A Psychopathic Quest for Power, Well Rendered But Less Than Truly Shakespearean

A_Psychopathic_Quest_for_Power_Well_Rendered_But_Less_Than_Truly_Shakespearean_20010101

 

               Productions of Shakespeare set in times and places other than when and where the Bard initially put them typically run into tradeoffs not forced upon conventionally staged productions.  They often entertain us, even thrill us, by opening up certain aspects of the play, while at the same time more often than not they shortchange other aspects.  Baltimore Shakespeare Festival's new Richard III, done in modern dress under Michael Carleton's direction, is no exception.

               Carleton has envisioned Richard, Duke of Gloucester, as the prototype of the amoral modern politician who will stop at nothing to achieve power.  While professing the purest and most altruistic of motives, he holds no allegiance but to himself; he is the master of media and manipulator of appearances.  Though this type of leader has been a constant throughout human history, Carleton obviously sees him as especially rife in our present day.  To drive the point home, Carleton has Richard's famous opening monologue delivered in part as if it were a victory speech after a political campaign, shows some of the events being broadcast on CNN, and invests much of the proceedings with a Georgetown-y air.  And by golly, he's right.  The effect is not much different from that of Fair Game, the movie about l'affaire Valerie Plame now playing in the local bijou.  Smooth well-connected men with attaché cases and wire-rim glasses and little commitment to truth or fair play can indeed run the show from behind the scenes.  They may look a bit different from the historical Gloucester and Buckingham, but they do the same things.  And the working out of this parallelism is kinda cool.

               Fair enough, but Shakespeare's royal history plays have a lot going on that fits only indifferently well into this matrix.  The fights over the British throne chronicled in these plays were fights among relatives who were not only politicians but military leaders, combining family drama, Georgetown, and the front lines, if you will.  The crowds of commoners who make their occasional appearances were not sources of legitimacy, as the electorate is in a democracy, but sources of mob misjudgment if not mob rule.  Hence the danger of a miseducated public posed by manipulated or imperceptive media coverage would not have loomed large for Shakespeare.  He had no First Amendment values.  We must not confuse Shakespeare's orthodox Tudor absolutism with a yearning for public-spiritedness or personal authenticity in politicians.  Shakespeare was much more concerned that leaders be legitimate (legitimacy in turn being largely a matter of inheritance construed according to the correct rules), than that they be honest or honorable.  It was uncertainty about the grasp of the leader on power more than how the leader might misuse it that most bothered Shakespeare.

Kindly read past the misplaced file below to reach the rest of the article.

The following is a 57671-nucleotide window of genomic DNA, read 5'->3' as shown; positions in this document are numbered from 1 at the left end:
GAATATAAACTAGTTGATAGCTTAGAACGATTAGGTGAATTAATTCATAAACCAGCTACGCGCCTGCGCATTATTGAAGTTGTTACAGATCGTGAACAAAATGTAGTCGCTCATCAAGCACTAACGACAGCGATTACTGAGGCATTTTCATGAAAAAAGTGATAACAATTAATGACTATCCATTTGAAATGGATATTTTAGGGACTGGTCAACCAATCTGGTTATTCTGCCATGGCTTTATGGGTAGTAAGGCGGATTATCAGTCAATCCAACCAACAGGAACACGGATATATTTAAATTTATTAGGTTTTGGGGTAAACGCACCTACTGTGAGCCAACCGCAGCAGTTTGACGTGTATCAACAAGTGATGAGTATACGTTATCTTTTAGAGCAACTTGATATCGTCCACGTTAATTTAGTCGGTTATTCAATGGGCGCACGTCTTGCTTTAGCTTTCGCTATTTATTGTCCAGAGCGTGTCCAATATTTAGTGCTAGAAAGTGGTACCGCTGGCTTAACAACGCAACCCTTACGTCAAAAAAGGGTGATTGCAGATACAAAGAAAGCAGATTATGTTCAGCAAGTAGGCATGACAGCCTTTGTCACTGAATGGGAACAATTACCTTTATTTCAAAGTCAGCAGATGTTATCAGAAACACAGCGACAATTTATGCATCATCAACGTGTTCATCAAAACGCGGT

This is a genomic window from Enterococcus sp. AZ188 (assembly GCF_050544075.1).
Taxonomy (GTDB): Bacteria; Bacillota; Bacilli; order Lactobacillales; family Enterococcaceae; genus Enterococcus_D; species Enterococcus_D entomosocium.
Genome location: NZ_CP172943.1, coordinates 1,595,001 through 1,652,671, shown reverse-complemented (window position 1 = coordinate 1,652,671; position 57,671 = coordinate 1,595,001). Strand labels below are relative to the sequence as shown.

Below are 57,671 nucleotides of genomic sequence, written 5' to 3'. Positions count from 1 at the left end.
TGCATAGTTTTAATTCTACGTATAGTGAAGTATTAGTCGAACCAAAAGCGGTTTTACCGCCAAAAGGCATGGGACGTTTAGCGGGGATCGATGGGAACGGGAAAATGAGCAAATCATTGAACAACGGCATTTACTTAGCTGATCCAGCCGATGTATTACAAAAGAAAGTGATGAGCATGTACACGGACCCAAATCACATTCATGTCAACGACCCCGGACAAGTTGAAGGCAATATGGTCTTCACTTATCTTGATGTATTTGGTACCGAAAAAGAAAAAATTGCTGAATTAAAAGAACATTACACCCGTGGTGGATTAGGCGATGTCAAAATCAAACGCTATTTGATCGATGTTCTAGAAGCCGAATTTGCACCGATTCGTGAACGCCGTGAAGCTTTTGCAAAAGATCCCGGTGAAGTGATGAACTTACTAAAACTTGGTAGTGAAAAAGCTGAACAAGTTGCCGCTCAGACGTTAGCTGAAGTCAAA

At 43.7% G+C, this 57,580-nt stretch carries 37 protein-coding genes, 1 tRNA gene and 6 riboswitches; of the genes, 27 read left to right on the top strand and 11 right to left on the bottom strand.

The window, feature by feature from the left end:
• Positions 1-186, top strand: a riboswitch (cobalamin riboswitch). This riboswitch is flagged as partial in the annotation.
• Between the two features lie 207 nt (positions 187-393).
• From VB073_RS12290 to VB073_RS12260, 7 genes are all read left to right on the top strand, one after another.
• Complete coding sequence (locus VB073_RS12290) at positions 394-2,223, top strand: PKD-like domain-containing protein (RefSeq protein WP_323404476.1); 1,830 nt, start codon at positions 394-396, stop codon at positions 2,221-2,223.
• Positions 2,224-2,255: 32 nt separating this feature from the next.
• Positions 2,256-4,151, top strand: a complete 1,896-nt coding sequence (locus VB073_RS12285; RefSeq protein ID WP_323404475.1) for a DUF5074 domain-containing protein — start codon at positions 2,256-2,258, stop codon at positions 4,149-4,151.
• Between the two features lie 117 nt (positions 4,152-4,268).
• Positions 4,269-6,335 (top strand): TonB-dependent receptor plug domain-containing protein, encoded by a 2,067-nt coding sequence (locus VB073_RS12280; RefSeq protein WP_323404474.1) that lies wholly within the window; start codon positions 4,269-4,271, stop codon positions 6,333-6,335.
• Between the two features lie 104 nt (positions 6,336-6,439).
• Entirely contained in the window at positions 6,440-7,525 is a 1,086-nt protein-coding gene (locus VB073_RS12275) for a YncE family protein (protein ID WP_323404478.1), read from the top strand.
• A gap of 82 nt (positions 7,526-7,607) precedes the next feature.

Of course, Shakespeare as a dramatist had every intention of assuring that Richard seize our imagination at the outset, and never let it go.  Shakespeare's Richard is therefore a well-rounded character with far more to him than a monomaniacal pursuit of power.  And the first thing a well-directed Richard will do toward that end, in the opening soliloquy, is seduce the audience.  We may not like him, but he makes us an offer we can't refuse: he will afford us a window into his dark doings, and we in turn will not utterly despise him.  He is born deformed, and his jealousy of the well-shaped, even if they are his relatives, gives him a motive.

               The way Seth Reichgott is directed to play him, Richard is merely despicable from the word go.  There is no hurt pride, no getting even, not even malice in this Richard, only ambition.  It is all this Richard knows.  Indeed, for the fadeout at the end of Act III, where this production places the intermission, Richard, having just achieved the crown, actually looses a Snidely Whiplash bwa-ha-ha-ha of demented triumph.  Because this Richard is so divorced from ordinary human emotion, he not only fails to seduce the audience, but critically fails to make even slightly believable his seduction of the Lady Anne (Jessica Perich), literally over the corpse of her husband, whom Richard acknowledges having killed.  Laurence Olivier in the 1955 movie was able to pull off this scene because, under the prosthetic nose and harsh black wig, he still had his matinee idol good looks and winsome manner.  It is no insult to Reichgott to say that he lacks Olivier's extraordinary resources in those departments, and physically reminds one far more of Richard Nixon or Rahm Emanuel than of, say, John Kennedy.




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Jack L. B. Gohn A lawyer, blogger, and critic of many years’ standing, Jack is a regular columnist on public affairs and the law for the Maryland Daily Record. For several years he reviewed theater for the Baltimore Business Journal and books for the Baltimore Sun. His writings have appeared in the Washington Post and the Wall Street Journal, as well as the Maryland and Georgetown Law Journals and other professional legal and literary publications. Check out his blog, www.thebigpictureandthecloseup.com . He is delighted to be reviewing theater once again.


 
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